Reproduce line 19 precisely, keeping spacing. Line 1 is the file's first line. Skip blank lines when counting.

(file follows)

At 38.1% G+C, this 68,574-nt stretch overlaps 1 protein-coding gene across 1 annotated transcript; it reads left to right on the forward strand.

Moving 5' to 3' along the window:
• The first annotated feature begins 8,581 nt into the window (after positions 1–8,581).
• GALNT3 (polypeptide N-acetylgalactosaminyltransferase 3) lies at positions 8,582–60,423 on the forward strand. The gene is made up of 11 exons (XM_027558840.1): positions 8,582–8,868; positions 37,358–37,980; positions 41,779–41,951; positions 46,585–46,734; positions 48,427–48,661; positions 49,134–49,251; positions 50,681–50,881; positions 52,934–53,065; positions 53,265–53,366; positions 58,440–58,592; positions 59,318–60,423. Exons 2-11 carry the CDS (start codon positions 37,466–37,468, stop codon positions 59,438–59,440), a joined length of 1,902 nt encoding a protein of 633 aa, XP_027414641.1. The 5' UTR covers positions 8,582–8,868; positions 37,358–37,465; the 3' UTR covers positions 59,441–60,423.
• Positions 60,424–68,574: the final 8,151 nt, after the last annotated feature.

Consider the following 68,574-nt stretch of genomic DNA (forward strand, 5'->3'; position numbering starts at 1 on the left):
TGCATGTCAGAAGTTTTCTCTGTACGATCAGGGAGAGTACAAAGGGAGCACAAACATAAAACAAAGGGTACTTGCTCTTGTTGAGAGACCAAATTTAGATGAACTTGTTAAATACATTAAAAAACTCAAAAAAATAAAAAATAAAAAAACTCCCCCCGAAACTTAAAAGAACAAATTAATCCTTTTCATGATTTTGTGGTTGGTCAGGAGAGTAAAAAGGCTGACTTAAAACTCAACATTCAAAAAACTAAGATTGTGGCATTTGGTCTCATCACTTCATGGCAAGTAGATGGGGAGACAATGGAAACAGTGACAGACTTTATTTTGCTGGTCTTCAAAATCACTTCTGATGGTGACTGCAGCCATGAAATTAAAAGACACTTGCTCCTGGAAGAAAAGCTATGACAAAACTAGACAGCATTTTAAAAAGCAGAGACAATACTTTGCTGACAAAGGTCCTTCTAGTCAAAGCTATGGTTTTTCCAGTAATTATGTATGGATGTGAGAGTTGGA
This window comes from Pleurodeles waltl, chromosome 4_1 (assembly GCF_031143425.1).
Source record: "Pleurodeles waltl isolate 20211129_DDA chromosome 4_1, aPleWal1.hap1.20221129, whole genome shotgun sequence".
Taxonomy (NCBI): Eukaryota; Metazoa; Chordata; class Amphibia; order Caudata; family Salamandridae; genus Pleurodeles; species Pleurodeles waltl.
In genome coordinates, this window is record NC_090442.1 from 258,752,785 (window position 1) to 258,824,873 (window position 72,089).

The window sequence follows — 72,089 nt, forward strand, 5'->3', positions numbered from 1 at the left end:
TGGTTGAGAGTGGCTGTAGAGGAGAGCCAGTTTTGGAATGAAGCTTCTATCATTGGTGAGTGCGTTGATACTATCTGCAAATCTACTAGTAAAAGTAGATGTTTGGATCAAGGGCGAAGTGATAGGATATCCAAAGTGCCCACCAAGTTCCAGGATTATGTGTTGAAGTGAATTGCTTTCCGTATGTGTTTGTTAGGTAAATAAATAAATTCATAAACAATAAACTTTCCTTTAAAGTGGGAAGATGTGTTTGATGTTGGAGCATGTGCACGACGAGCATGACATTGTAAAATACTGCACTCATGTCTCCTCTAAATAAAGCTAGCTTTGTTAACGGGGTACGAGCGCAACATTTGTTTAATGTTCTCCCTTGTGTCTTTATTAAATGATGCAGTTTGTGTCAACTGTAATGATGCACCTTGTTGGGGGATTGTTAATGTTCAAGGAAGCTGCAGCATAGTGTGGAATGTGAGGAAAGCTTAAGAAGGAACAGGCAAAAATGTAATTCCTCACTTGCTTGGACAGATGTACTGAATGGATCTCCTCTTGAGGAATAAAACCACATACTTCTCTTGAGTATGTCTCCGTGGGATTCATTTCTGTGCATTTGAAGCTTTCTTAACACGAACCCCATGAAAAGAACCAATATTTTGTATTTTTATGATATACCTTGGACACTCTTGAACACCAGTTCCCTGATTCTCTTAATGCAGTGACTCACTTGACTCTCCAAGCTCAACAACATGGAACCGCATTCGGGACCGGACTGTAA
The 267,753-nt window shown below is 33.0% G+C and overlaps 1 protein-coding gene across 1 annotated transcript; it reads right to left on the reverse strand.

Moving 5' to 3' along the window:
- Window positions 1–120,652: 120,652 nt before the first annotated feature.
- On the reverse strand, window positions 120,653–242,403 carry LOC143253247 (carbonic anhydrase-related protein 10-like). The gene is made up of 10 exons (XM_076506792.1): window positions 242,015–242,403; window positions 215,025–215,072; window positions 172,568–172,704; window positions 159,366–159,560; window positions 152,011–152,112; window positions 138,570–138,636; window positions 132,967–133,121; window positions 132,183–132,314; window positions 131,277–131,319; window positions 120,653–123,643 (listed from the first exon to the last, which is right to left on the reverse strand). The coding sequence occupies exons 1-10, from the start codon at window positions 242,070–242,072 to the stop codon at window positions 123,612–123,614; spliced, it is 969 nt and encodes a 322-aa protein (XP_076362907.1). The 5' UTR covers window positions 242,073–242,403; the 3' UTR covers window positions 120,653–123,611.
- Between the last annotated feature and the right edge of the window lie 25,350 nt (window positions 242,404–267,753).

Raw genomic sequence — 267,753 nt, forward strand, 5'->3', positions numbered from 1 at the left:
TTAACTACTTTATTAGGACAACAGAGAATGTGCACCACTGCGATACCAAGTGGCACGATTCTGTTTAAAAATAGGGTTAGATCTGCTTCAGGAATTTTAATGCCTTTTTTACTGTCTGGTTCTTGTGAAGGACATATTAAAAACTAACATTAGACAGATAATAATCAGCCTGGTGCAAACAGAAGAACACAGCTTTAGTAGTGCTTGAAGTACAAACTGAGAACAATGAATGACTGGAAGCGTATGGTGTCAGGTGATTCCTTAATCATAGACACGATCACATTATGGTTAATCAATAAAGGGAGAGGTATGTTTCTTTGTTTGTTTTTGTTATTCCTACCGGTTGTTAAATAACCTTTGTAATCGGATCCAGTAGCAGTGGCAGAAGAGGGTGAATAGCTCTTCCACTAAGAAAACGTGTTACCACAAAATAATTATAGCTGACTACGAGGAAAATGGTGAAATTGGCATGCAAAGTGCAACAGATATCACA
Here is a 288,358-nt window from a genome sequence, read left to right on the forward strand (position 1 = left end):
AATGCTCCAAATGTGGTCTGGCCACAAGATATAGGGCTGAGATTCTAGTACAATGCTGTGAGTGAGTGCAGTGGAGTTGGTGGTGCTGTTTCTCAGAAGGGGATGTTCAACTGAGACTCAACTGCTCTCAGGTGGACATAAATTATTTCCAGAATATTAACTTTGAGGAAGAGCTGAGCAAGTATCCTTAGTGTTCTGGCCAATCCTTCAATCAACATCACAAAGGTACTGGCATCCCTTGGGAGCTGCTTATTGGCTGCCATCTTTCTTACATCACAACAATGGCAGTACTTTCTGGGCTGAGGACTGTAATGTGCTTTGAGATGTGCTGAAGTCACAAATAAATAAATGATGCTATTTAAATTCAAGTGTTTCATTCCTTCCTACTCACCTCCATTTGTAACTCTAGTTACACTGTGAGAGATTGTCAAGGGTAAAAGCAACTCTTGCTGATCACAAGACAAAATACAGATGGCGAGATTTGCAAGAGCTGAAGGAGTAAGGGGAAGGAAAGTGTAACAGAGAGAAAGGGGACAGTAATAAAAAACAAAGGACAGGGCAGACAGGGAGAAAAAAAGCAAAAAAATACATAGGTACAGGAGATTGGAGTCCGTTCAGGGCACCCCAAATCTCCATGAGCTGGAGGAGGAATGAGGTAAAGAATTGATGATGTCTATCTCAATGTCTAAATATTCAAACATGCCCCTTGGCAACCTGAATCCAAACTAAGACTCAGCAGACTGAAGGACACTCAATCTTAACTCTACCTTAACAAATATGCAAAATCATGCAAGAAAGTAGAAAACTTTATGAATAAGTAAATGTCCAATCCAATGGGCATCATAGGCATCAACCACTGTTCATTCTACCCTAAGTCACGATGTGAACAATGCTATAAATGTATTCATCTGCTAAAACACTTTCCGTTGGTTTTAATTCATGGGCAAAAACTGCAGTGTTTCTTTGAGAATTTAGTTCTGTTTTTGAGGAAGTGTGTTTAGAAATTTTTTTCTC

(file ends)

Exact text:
Raw genomic sequence — 267,753 nt, forward strand, 5'->3', positions numbered from 1 at the left: